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Anemoi (Greek mythological wind gods)

The Anemoi are minor gods and are subject to the god Aeolus. They were sometimes represented as gusts of wind, and at other times were personified as winged men. They were also sometimes depicted as horses kept in the stables of the storm god Aeolus, who provided Odysseus with the Anemoi in the Odyssey. The Spartans were reported to sacrifice a horse to the winds on Mount Taygetus.[3] Astraeus, the astrological deity (sometimes associated with Aeolus), and Eos/Aurora, the goddess of the dawn, were the parents of the Anemoi, according to the Greek poet Hesiod.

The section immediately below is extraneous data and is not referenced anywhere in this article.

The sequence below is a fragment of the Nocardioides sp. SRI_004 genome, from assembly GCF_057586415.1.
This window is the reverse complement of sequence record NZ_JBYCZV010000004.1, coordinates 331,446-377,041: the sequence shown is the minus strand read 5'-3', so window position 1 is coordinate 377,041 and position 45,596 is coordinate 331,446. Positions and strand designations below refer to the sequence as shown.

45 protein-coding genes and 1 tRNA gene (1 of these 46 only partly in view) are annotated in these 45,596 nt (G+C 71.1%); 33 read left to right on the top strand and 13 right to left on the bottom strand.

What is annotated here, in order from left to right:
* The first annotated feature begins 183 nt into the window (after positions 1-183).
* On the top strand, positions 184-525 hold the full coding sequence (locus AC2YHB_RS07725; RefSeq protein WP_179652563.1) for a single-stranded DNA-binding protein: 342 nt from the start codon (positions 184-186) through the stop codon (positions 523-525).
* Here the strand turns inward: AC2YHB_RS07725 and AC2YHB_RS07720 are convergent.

Of the four chief Anemoi, Boreas (Aquilo in Latin) was the north wind and bringer of cold winter air, Zephyrus (Favonius in Latin)[4] was the west wind and bringer of light spring and early-summer breezes, and Notus (Auster in Latin) was the south wind and bringer of the storms of late summer and autumn; Eurus, the southeast[5] (or according to some,[6] the east) wind, was not associated with any of the three Greek seasons, and is the only one of these four Anemoi not mentioned in Hesiod’s Theogony or in the Orphic Hymns.

The deities equivalent to the Anemoi in Roman mythology were the Venti (Latin, “winds”). These gods had different names, but were otherwise very similar to their Greek counterparts, borrowing their attributes and being frequently conflated with them.

Source: Anemoi – Wikipedia

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